Judge halts firm's bread sales
Posted January 22, 2010
Raleigh, N.C. — A Superior Court judge has ordered a Durham-based company to stop selling bread it advertises as gluten-free after state regulators determined the bread could cause reactions in people who are allergic to gluten.
Judge Donald Stephens issued a temporary restraining order Thursday to prevent Great Specialty Products from selling its bread and other baked goods until a Feb. 1 court hearing on a state lawsuit against the firm.
The state Department of Agriculture and Consumer Services wants the court to prohibit Great Specialty from advertising its products as gluten-free.
Numerous people who bought products from Great Specialty at the 2009 State Fair or ordered items off the company's Web site have complained of allergic reactions after eating the products, according to the lawsuit.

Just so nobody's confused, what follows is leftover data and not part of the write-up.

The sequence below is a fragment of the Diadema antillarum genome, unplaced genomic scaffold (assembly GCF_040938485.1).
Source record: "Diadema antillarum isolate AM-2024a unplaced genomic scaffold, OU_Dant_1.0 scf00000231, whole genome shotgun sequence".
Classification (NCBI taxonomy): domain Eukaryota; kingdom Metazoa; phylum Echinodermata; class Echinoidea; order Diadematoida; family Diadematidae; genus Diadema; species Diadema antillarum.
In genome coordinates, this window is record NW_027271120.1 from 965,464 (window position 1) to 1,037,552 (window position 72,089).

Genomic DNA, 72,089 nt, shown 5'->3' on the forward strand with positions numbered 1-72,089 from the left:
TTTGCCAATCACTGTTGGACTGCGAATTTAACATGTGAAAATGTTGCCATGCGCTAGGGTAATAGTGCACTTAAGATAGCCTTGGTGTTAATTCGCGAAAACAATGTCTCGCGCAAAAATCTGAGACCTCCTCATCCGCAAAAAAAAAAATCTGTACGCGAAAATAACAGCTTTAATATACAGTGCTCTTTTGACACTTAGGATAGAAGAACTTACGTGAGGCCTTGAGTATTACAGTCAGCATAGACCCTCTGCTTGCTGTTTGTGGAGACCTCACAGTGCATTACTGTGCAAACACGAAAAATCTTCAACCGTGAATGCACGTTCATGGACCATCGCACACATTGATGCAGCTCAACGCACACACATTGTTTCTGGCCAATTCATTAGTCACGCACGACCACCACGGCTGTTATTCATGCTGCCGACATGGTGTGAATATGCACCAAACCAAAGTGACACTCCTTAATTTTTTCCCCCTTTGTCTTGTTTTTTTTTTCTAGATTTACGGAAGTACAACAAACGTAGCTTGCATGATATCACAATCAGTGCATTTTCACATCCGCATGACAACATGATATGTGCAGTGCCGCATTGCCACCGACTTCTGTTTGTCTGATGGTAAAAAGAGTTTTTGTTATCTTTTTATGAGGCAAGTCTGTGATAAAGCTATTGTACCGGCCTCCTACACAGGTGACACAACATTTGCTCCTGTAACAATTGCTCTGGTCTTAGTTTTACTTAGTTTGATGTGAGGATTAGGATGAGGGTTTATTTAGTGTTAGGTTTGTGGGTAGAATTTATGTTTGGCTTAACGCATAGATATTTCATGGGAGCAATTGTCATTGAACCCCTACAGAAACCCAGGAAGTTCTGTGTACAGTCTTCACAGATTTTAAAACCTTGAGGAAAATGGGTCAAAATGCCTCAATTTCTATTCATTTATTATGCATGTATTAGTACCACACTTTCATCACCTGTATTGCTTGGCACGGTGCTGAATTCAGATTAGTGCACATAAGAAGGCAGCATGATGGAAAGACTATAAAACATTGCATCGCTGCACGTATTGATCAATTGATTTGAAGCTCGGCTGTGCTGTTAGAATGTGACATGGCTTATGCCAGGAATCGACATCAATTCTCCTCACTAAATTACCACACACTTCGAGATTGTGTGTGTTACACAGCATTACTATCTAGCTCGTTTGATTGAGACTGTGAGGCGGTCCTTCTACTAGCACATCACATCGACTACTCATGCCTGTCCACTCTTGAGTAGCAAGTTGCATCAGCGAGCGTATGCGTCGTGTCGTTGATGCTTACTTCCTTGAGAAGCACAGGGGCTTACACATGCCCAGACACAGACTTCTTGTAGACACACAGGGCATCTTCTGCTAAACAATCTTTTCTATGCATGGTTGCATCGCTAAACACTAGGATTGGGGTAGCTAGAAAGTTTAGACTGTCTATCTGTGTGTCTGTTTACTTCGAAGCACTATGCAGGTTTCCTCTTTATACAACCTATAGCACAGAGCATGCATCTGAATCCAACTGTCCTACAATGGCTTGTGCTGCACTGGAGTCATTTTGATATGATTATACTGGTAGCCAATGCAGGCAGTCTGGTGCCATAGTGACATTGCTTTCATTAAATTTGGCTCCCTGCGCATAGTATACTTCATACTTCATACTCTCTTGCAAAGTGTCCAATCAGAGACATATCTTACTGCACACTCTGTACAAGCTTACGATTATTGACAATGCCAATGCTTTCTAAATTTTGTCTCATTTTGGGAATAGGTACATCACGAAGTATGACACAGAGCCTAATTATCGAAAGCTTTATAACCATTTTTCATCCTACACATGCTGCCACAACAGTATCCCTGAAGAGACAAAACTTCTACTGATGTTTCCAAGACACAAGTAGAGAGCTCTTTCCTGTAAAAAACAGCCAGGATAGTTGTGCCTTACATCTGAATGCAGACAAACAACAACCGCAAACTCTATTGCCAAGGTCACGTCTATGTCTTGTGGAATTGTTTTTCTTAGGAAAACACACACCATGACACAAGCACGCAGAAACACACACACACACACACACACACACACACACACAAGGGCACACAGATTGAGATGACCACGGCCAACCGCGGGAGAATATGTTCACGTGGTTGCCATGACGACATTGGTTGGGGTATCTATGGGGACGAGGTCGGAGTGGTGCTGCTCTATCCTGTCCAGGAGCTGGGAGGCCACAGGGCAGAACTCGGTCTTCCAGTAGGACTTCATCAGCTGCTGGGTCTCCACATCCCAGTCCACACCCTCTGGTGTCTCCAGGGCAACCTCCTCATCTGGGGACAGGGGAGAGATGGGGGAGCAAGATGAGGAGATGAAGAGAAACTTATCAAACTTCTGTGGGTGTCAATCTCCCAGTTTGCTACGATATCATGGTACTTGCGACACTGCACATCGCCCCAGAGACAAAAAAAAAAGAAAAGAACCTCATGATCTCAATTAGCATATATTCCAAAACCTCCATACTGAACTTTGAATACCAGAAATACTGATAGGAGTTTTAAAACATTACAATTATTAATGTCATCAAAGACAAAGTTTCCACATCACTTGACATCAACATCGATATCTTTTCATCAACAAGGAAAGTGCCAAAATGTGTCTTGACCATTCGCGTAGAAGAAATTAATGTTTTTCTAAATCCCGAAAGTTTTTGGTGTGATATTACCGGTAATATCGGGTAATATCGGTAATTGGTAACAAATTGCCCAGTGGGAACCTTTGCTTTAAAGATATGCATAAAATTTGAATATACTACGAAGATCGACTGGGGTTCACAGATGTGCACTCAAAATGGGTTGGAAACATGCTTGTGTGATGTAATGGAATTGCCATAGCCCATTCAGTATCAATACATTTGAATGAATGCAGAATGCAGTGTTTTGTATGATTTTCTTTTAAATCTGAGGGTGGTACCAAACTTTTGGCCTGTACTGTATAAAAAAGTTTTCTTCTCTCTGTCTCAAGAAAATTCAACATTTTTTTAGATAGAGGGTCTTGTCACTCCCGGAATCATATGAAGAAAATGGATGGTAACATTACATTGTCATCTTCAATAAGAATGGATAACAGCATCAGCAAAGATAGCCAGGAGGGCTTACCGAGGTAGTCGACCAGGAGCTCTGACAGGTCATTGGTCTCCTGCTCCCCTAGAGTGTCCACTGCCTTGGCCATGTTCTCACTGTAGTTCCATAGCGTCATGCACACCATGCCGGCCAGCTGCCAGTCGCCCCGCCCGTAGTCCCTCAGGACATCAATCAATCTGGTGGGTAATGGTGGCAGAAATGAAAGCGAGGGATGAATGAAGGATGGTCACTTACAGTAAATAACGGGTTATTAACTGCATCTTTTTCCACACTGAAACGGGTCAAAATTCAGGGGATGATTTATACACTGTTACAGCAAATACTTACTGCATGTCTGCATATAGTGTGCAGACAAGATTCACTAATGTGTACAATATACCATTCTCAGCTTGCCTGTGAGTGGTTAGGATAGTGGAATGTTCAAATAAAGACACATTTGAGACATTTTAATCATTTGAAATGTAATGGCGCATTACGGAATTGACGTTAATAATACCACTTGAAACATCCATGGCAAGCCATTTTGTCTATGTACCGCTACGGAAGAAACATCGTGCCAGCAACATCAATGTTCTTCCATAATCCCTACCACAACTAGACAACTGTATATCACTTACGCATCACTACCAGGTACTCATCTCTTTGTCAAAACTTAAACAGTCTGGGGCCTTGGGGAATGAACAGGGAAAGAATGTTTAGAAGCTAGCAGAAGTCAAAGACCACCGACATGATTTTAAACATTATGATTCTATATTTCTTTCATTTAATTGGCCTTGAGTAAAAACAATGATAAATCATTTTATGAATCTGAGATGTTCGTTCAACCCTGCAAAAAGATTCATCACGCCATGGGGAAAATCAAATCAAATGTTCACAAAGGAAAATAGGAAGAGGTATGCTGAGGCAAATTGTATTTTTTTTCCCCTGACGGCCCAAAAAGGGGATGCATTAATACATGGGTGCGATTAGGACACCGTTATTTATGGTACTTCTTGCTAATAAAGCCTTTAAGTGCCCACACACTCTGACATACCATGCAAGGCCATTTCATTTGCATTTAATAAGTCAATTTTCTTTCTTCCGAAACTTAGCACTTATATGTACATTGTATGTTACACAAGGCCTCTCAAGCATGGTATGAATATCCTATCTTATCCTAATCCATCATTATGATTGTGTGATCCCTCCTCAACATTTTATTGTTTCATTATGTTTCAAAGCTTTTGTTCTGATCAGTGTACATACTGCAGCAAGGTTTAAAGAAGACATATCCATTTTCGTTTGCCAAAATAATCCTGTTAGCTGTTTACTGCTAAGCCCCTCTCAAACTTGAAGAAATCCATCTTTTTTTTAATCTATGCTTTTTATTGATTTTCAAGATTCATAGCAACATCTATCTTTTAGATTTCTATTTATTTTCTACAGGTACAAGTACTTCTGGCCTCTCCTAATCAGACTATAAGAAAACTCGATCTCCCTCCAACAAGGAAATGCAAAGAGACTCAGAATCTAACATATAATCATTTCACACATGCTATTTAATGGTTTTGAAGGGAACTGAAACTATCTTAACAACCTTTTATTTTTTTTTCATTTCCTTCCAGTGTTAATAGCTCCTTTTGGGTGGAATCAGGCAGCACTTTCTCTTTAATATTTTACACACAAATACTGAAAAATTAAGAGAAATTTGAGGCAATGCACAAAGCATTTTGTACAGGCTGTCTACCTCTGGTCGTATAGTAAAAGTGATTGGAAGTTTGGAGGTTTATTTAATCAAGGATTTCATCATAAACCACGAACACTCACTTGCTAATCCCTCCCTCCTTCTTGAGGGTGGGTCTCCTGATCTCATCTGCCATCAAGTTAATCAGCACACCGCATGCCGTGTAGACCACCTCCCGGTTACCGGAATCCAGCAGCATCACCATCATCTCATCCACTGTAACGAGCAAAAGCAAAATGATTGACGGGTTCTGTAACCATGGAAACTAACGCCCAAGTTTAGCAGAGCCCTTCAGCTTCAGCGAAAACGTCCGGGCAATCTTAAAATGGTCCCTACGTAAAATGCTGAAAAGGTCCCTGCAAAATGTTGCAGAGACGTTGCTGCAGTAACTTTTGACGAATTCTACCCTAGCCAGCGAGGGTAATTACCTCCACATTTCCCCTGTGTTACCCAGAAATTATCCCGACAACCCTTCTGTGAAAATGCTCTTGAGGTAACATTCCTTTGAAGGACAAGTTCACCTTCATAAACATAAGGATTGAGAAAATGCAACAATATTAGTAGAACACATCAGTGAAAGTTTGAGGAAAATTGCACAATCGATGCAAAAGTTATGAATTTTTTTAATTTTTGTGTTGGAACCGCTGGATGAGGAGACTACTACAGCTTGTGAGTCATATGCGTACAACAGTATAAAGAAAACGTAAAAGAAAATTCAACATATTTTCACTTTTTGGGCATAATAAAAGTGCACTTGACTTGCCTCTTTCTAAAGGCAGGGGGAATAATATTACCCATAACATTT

Gluten is a protein in wheat and other grains, and some people with autoimmune disorders experience digestive problems when they eat products containing gluten.
Tests of some of the company's bread showed high levels of gluten, the lawsuit states.
Great Specialty is run out of a house on Cardinal Lake Drive in Durham, said Brian Long, a spokesman for the agriculture department. He said the company didn't bake its own bread but purchased items from bakeries and packaged and sold them under its own label, claiming the products were gluten-free.
Because the company sold directly to consumers and not through grocery stores and other retailers, it's unknown how many loaves of bread and other products were sold to unsuspecting buyers, Long said.